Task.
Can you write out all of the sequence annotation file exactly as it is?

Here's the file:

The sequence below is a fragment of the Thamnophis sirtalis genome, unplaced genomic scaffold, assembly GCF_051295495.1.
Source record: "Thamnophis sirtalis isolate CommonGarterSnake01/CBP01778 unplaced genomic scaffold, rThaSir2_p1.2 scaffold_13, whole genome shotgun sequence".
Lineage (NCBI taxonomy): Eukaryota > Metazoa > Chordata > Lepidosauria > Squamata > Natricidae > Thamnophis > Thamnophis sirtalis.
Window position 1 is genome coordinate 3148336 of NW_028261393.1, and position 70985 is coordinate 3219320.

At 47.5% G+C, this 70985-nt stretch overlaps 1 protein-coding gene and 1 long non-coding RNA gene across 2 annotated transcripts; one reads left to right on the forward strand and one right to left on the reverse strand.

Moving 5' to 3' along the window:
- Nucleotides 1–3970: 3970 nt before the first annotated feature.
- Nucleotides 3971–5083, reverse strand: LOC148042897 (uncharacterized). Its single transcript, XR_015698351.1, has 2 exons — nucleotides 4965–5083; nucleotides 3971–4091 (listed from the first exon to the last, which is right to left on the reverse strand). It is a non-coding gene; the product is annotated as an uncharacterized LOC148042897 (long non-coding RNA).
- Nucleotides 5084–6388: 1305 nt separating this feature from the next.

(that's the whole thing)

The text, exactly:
The sequence below is a fragment of the Thamnophis sirtalis genome, unplaced genomic scaffold, assembly GCF_051295495.1.
Source record: "Thamnophis sirtalis isolate CommonGarterSnake01/CBP01778 unplaced genomic scaffold, rThaSir2_p1.2 scaffold_13, whole genome shotgun sequence".
Lineage (NCBI taxonomy): Eukaryota > Metazoa > Chordata > Lepidosauria > Squamata > Natricidae > Thamnophis > Thamnophis sirtalis.
Window position 1 is genome coordinate 3148336 of NW_028261393.1, and position 70985 is coordinate 3219320.

At 47.5% G+C, this 70985-nt stretch overlaps 1 protein-coding gene and 1 long non-coding RNA gene across 2 annotated transcripts; one reads left to right on the forward strand and one right to left on the reverse strand.

Moving 5' to 3' along the window:
- Nucleotides 1–3970: 3970 nt before the first annotated feature.
- Nucleotides 3971–5083, reverse strand: LOC148042897 (uncharacterized). Its single transcript, XR_015698351.1, has 2 exons — nucleotides 4965–5083; nucleotides 3971–4091 (listed from the first exon to the last, which is right to left on the reverse strand). It is a non-coding gene; the product is annotated as an uncharacterized LOC148042897 (long non-coding RNA).
- Nucleotides 5084–6388: 1305 nt separating this feature from the next.